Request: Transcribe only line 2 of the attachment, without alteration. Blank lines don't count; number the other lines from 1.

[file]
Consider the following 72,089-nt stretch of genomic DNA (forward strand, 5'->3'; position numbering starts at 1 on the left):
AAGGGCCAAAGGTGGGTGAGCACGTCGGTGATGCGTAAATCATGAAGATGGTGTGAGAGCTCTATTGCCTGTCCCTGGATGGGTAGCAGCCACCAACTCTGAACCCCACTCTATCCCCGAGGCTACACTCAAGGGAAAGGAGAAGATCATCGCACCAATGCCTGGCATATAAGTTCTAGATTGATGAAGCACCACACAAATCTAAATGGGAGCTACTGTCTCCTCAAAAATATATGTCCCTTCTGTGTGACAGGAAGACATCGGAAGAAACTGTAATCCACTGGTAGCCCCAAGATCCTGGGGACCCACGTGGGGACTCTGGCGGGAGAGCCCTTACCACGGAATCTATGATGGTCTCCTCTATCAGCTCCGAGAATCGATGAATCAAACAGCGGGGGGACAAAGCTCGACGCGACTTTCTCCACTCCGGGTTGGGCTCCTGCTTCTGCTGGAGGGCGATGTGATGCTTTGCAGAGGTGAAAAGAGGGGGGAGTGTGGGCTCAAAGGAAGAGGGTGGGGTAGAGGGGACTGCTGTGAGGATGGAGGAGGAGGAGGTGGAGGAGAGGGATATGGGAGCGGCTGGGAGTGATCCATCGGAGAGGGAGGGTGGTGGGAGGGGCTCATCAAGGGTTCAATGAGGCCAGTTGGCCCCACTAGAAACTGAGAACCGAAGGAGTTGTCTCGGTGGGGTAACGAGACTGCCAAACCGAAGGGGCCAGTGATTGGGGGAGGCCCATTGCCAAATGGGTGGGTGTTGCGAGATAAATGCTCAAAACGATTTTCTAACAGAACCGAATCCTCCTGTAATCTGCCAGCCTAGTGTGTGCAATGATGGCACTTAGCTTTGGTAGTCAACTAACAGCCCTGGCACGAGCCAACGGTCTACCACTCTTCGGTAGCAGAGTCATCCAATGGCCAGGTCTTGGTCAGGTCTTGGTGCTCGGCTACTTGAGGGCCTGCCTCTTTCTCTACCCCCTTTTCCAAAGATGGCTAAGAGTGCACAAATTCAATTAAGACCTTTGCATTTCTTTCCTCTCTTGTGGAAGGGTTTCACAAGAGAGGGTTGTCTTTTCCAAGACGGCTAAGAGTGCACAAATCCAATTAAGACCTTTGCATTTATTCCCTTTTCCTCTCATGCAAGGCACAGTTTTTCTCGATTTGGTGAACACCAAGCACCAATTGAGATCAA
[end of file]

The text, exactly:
AAGGGCCAAAGGTGGGTGAGCACGTCGGTGATGCGTAAATCATGAAGATGGTGTGAGAGCTCTATTGCCTGTCCCTGGATGGGTAGCAGCCACCAACTCTGAACCCCACTCTATCCCCGAGGCTACACTCAAGGGAAAGGAGAAGATCATCGCACCAATGCCTGGCATATAAGTTCTAGATTGATGAAGCACCACACAAATCTAAATGGGAGCTACTGTCTCCTCAAAAATATATGTCCCTTCTGTGTGACAGGAAGACATCGGAAGAAACTGTAATCCACTGGTAGCCCCAAGATCCTGGGGACCCACGTGGGGACTCTGGCGGGAGAGCCCTTACCACGGAATCTATGATGGTCTCCTCTATCAGCTCCGAGAATCGATGAATCAAACAGCGGGGGGACAAAGCTCGACGCGACTTTCTCCACTCCGGGTTGGGCTCCTGCTTCTGCTGGAGGGCGATGTGATGCTTTGCAGAGGTGAAAAGAGGGGGGAGTGTGGGCTCAAAGGAAGAGGGTGGGGTAGAGGGGACTGCTGTGAGGATGGAGGAGGAGGAGGTGGAGGAGAGGGATATGGGAGCGGCTGGGAGTGATCCATCGGAGAGGGAGGGTGGTGGGAGGGGCTCATCAAGGGTTCAATGAGGCCAGTTGGCCCCACTAGAAACTGAGAACCGAAGGAGTTGTCTCGGTGGGGTAACGAGACTGCCAAACCGAAGGGGCCAGTGATTGGGGGAGGCCCATTGCCAAATGGGTGGGTGTTGCGAGATAAATGCTCAAAACGATTTTCTAACAGAACCGAATCCTCCTGTAATCTGCCAGCCTAGTGTGTGCAATGATGGCACTTAGCTTTGGTAGTCAACTAACAGCCCTGGCACGAGCCAACGGTCTACCACTCTTCGGTAGCAGAGTCATCCAATGGCCAGGTCTTGGTCAGGTCTTGGTGCTCGGCTACTTGAGGGCCTGCCTCTTTCTCTACCCCCTTTTCCAAAGATGGCTAAGAGTGCACAAATTCAATTAAGACCTTTGCATTTCTTTCCTCTCTTGTGGAAGGGTTTCACAAGAGAGGGTTGTCTTTTCCAAGACGGCTAAGAGTGCACAAATCCAATTAAGACCTTTGCATTTATTCCCTTTTCCTCTCATGCAAGGCACAGTTTTTCTCGATTTGGTGAACACCAAGCACCAATTGAGATCAA